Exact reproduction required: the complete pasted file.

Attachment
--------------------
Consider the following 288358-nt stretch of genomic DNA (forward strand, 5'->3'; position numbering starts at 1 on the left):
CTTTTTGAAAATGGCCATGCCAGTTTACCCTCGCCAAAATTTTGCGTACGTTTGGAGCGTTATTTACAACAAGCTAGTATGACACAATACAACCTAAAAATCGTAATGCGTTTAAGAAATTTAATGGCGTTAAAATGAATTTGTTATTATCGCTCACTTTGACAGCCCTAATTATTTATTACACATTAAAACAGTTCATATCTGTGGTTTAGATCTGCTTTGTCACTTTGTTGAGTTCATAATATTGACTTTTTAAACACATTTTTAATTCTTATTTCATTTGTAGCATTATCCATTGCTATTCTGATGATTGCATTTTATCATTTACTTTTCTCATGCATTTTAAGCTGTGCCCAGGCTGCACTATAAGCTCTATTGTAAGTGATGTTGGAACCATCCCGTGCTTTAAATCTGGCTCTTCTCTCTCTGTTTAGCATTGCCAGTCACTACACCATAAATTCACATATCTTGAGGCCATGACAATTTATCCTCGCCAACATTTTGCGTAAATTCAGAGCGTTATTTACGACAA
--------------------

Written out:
Consider the following 288358-nt stretch of genomic DNA (forward strand, 5'->3'; position numbering starts at 1 on the left):
CTTTTTGAAAATGGCCATGCCAGTTTACCCTCGCCAAAATTTTGCGTACGTTTGGAGCGTTATTTACAACAAGCTAGTATGACACAATACAACCTAAAAATCGTAATGCGTTTAAGAAATTTAATGGCGTTAAAATGAATTTGTTATTATCGCTCACTTTGACAGCCCTAATTATTTATTACACATTAAAACAGTTCATATCTGTGGTTTAGATCTGCTTTGTCACTTTGTTGAGTTCATAATATTGACTTTTTAAACACATTTTTAATTCTTATTTCATTTGTAGCATTATCCATTGCTATTCTGATGATTGCATTTTATCATTTACTTTTCTCATGCATTTTAAGCTGTGCCCAGGCTGCACTATAAGCTCTATTGTAAGTGATGTTGGAACCATCCCGTGCTTTAAATCTGGCTCTTCTCTCTCTGTTTAGCATTGCCAGTCACTACACCATAAATTCACATATCTTGAGGCCATGACAATTTATCCTCGCCAACATTTTGCGTAAATTCAGAGCGTTATTTACGACAA